Yoga Sutras, also referred to as representatives of yoga Yamas, are as ancient as ancient practices can get.
They are the most lucid and authoritative of all ancient texts, and serve as maps for the inner journey of life. Hence the name; Yamas: Laws of Life. These yoga sutras help create balance in the soul, and in life.
There are also rules for living called The Niyamas, but I will reserve that for another post. Today, I just want to talk about the laws of life and how they have become more relevant today, than ever before.
This can be interpreted as kind thoughts, words and actions towards yourself and towards others. And can be in the form of practicing positive self-talks through meditation, and sending out loving thoughts towards unrested individuals, both whom you like and dislike. It can also be an act of care towards the environment, abstaining from violence and unkind behaviour to find resolutions for problems.
This is about being honest not just with others, but yourself as well. Remaining authentic in all situations, and practicing honour in how you deal with others and yourself in life. Honesty can be a challenging concept for most, especially when it comes to working on your own self. If the goal of yoga is to unify with the truth and reality of life, then Satya should be about created more openness in life.
Asteya: Non-stealing and integrity
Non-stealing is not to be mistaken for the stealing of one’s possessions, but rather a reflections of not taking someone else’s concepts, ideas content or emotions for yourself. It can be difficult to not want what you see from others who you feel have more than you, but taking that happiness from someone else means you are lacking something within. Upholding integrity and identifying why it is you want what someone else has will help you discover why you feel that way so you can work towards achieving something else for yourself instead.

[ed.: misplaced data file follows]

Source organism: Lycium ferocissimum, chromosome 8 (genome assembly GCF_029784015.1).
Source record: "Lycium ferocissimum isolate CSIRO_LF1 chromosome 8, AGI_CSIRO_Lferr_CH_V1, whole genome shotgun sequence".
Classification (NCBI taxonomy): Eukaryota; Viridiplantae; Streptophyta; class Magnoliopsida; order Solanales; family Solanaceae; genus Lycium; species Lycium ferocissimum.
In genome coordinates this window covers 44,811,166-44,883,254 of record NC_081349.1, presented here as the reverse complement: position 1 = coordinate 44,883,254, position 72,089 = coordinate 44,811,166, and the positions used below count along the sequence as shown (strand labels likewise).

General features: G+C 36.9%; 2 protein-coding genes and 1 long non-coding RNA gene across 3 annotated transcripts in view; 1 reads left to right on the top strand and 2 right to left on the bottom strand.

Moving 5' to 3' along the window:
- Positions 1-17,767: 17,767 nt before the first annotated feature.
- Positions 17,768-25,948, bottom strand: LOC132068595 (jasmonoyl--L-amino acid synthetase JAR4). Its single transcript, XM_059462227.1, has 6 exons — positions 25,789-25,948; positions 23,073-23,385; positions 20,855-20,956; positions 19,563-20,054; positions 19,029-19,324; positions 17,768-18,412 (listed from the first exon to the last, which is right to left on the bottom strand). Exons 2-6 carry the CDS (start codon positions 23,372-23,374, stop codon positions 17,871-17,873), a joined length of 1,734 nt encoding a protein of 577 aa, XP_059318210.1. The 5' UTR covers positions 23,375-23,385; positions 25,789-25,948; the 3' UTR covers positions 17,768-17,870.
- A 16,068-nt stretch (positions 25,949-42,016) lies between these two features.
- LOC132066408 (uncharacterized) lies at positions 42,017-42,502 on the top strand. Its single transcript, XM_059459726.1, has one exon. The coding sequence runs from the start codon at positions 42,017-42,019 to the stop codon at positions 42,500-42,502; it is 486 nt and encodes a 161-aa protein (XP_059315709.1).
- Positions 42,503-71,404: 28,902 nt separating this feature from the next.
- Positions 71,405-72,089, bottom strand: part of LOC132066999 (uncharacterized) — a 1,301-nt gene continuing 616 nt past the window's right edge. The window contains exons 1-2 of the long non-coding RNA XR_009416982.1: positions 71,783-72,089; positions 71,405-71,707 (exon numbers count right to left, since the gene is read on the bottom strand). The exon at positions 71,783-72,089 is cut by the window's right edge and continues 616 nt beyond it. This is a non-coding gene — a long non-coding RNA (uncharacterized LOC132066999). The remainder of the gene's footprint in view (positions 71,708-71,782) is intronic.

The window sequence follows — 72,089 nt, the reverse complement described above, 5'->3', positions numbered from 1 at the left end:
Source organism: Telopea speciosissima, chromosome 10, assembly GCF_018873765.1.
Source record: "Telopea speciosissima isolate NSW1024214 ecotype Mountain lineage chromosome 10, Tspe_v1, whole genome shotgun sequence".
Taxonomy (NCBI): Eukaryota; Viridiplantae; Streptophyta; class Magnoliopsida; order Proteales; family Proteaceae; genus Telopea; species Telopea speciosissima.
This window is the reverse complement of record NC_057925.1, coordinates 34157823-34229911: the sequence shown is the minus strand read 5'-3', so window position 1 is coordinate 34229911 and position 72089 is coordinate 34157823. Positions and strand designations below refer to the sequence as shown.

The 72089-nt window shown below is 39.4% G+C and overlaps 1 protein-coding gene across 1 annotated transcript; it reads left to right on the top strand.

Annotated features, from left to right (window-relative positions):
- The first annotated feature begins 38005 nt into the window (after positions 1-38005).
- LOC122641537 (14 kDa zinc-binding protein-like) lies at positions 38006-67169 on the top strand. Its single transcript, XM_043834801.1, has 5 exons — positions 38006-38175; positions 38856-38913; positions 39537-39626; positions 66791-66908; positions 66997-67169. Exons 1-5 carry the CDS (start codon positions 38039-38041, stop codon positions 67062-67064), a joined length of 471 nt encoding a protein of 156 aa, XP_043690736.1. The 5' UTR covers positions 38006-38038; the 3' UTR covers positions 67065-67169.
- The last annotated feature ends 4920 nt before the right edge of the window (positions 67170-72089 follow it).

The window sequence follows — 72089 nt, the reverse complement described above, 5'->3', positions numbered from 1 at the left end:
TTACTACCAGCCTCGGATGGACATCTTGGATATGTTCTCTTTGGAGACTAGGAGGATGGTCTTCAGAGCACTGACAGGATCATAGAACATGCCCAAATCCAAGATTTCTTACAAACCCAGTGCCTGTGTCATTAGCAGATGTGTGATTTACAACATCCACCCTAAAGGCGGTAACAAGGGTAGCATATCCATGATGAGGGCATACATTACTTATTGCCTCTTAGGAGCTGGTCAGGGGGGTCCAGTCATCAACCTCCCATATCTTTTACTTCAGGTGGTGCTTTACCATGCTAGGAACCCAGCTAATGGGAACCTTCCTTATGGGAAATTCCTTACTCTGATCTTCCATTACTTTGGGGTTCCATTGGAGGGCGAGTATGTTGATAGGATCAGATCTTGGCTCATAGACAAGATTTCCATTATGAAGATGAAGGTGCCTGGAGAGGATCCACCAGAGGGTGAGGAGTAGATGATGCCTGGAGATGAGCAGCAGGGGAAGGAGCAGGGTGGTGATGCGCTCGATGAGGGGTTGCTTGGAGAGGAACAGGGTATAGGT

Brahmacharya: The right use of energy
Using the right type of energy for different aspects in life is something we can all practice daily by observing where you focus your mind’s energy and where energy is wasted. Directing energy towards positive thoughts when feeling down leaves the spirit feeling energised, and focusing the right type of energy towards stressful situations with less anger and frustration means energy is directed where it needs to be and the body won’t be left feeling exhausted after.
Aparigraha: Non-hoarding and non-attachment
This last Yama is really a true reflection of yoga and the definition of the sutras. Though it can be interpreted as a more active action in daily life, such as clearing clutter of possessions and letting go of sentiment. It also a true reflection of the mind and how we often retain cluttered thoughts towards people and situations. Hoarding such emotions in the mind burns a lot of energy and reduce the capacity of learning to let go. So, where decluttering and non-hoarding of possessions in general life certainly cleansing, releasing them from your thoughts also provides relief and emotional ease which is unobstructed by negative thoughts.